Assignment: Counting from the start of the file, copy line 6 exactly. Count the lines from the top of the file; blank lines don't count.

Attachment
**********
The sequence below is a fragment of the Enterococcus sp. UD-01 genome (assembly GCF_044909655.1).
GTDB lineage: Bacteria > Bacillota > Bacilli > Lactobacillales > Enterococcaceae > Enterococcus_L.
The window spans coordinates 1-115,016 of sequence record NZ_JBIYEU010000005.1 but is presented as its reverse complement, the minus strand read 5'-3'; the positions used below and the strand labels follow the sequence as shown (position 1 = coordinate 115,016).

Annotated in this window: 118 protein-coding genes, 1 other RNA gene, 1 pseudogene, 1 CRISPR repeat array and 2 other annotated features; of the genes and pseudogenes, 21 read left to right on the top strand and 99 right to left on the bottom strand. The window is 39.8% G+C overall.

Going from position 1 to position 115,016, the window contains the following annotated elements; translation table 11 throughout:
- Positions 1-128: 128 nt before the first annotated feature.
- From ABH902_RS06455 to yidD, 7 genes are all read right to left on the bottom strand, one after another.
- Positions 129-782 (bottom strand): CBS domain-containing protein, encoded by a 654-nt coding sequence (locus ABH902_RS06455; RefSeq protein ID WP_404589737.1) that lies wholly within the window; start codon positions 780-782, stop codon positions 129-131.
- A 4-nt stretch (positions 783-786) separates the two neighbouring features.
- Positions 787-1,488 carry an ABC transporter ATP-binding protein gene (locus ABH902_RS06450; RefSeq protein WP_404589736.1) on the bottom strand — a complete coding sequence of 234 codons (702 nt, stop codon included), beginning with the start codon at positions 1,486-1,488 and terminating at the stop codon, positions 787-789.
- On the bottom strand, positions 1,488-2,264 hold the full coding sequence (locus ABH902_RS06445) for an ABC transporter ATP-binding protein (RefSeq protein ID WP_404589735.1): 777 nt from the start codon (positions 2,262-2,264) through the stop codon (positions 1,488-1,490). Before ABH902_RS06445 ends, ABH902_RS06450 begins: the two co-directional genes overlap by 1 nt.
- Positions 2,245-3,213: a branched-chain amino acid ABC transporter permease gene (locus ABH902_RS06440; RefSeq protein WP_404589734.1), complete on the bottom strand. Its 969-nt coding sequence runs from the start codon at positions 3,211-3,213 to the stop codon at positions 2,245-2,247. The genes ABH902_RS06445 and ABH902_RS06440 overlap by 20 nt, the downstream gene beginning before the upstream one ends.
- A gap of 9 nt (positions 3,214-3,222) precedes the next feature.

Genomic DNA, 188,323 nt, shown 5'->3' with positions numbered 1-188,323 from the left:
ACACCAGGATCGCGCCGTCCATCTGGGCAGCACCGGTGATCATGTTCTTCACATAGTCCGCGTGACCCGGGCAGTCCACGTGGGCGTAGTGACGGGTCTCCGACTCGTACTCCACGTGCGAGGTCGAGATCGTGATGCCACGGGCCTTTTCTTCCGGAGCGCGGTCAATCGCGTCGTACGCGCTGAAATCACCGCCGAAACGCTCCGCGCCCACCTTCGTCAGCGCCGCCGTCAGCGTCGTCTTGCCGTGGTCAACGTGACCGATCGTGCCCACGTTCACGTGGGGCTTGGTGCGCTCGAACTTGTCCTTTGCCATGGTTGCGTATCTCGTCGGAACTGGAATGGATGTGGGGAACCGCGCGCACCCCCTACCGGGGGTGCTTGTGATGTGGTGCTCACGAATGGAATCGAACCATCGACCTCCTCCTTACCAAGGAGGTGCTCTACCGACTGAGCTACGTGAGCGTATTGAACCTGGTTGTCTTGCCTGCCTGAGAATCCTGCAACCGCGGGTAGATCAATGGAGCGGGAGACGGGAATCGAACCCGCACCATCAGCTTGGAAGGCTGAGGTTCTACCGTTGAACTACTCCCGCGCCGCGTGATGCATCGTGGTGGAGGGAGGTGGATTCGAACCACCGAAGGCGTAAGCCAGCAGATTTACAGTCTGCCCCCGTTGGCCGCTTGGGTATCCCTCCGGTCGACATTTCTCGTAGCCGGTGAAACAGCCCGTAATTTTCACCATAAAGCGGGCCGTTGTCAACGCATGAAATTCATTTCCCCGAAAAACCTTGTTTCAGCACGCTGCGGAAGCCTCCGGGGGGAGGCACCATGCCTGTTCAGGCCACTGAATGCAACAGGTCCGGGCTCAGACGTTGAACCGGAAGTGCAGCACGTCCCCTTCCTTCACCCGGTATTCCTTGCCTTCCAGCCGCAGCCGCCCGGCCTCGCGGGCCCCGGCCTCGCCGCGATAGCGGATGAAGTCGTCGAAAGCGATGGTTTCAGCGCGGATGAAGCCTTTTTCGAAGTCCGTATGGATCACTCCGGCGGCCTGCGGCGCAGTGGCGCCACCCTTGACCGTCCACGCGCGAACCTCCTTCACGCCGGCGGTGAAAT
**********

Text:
- Positions 1-128: 128 nt before the first annotated feature.